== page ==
Monday, January 02, 2006

No pain, no 10-yard gain: "North Dallas Forty"

Maybe it's just me, but I don't recall hearing "North Dallas Forty" come up very much when people talk about great football movies. It should.

The only thing I remembered about this movie before seeing it recently was a scene in which Nick Nolte painfully stretches out his body late at night, hoping to work out all the creaks and cracks but mostly just causing more agony. It's pretty pitiful, and it's probably not far off target when it comes to most pro football players, who take the most punishment of any guys in team sports.

Somewhat inspired by the Dallas Cowboys, "North Dallas Forty" follows a fictional pro team as it chases the playoffs. Most of the action takes place off the field, from wild parties with these idolized jokers -- since duplicated in other, second-rate football movies, i.e. "The Program" and "Varsity Blues" -- to incidents in the training room. At the core of the movies is one guy's struggle with how team officials have no problem pumping players full of drugs so they can perform every Sunday.

That guy is Nick Nolte ("Extreme Prejudice"), a wide receiver who still wants the glory but knows it can't last forever. Nolte looked a little thin to convince me he was a football player, but I also may be used to today's ripped physiques vs. the lack of conditioning in the '70s. In any case, Nolte is in fine acting form, warming up the temper he'll fully unleash a few years later in "48 Hrs." He really brings the right mix of humor and sadness to the role, getting off plenty of wisecracks but also looking pathetic at times.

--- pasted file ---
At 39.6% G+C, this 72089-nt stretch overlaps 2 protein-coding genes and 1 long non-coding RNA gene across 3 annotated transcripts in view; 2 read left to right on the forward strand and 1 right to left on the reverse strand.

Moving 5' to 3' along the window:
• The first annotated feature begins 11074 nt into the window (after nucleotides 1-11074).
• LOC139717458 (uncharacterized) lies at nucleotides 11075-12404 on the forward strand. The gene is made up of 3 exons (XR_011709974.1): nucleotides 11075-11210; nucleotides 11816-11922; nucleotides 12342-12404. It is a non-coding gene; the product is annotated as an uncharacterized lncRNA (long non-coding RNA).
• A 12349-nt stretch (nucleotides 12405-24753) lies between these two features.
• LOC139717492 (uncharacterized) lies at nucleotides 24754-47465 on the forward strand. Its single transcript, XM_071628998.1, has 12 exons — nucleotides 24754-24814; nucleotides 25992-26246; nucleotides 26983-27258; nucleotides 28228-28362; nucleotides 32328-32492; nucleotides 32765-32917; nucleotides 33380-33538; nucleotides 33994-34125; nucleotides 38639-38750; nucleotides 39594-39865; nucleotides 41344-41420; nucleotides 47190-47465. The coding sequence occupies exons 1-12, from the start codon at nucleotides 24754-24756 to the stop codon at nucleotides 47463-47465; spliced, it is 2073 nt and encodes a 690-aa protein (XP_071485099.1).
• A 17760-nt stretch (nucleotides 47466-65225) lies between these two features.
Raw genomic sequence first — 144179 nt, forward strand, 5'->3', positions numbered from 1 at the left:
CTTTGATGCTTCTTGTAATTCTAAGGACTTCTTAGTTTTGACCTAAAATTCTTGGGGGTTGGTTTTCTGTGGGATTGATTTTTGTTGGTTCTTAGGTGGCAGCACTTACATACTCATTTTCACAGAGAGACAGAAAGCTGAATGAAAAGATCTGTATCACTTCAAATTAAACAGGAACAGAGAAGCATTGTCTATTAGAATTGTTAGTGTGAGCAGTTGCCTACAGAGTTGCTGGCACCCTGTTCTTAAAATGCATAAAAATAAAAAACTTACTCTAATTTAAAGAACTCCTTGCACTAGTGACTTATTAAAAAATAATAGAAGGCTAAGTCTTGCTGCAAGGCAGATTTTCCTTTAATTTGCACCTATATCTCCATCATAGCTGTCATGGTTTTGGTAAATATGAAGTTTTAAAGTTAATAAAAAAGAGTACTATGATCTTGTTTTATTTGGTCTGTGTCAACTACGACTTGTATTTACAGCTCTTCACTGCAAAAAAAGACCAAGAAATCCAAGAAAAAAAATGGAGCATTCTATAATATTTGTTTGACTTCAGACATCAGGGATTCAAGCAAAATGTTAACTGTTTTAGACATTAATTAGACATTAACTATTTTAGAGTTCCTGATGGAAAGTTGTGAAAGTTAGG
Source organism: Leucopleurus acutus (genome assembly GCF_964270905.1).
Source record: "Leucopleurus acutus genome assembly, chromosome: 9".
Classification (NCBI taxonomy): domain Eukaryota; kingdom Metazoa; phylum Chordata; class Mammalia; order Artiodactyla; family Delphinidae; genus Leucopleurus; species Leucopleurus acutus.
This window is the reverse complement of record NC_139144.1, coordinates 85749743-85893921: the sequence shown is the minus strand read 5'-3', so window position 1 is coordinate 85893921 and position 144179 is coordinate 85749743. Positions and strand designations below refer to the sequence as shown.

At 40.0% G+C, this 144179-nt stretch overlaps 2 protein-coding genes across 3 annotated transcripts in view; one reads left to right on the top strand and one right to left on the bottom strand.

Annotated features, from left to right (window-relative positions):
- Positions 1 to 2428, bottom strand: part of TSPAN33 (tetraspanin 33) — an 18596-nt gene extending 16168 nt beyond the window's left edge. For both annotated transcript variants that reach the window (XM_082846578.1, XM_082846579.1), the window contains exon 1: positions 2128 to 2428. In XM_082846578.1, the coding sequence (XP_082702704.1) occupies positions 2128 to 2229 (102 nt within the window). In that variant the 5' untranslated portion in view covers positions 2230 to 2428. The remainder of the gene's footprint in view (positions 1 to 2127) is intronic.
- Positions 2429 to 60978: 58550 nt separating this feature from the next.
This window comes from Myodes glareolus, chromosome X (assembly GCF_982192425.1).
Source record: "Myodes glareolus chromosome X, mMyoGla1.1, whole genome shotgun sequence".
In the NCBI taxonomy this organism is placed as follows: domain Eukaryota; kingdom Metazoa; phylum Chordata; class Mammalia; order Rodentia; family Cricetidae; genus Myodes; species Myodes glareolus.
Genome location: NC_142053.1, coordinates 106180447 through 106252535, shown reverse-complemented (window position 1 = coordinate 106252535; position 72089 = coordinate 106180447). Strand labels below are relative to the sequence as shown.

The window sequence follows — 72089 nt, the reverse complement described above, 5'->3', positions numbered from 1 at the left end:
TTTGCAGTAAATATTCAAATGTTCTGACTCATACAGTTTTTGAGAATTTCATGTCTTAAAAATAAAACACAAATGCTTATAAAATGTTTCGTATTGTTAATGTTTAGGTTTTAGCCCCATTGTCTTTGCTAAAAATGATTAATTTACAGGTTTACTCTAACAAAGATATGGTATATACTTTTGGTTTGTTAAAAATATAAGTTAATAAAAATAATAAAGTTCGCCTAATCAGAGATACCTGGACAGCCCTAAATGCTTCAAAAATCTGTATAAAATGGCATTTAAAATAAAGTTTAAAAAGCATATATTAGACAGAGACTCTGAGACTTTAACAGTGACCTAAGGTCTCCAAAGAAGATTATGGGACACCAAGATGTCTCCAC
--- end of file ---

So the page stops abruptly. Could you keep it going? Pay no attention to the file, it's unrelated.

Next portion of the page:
As for the other players, singer/songwriter Mac Davis makes his acting debut as the team's stud quarterback. His part is more understated, but he's also solid as a guy who knows how to "play the game" off the field -- in other words, go along to get along. That makes it hard for him to stay friends with Nolte at times. We're also treated to actual NFL player John Matuszak as a lineman (before he achieved greater glory in "Caveman," "The Pirates" and as Sloth in "The Goonies") and Bo Svenson as another, stupider lineman who looks about 8 feet tall. Seriously, he could start for the Packers. Well, maybe not now, since he's 61.

Rounding out the cast are Charles Durning and G.D. Spradlin as coaches and Steve Forrest and Dabney Coleman as brothers who own the team. Nolte also has a love interest played by someone named Dayle Haddon, whose other titles include "Spermula" and "Cyborg." Take that for what you will.

Ultimately, it's a man's world here, and I thoroughly enjoyed this movie. It may seem a bit dated -- nice jumpsuit, Mac! -- but it's still probably not far off. Hey, see how your body holds up to four months of pounding by guys now regularly exceeding 300 pounds. All the pads in the world can't compare to a needle that will make your muscles numb.


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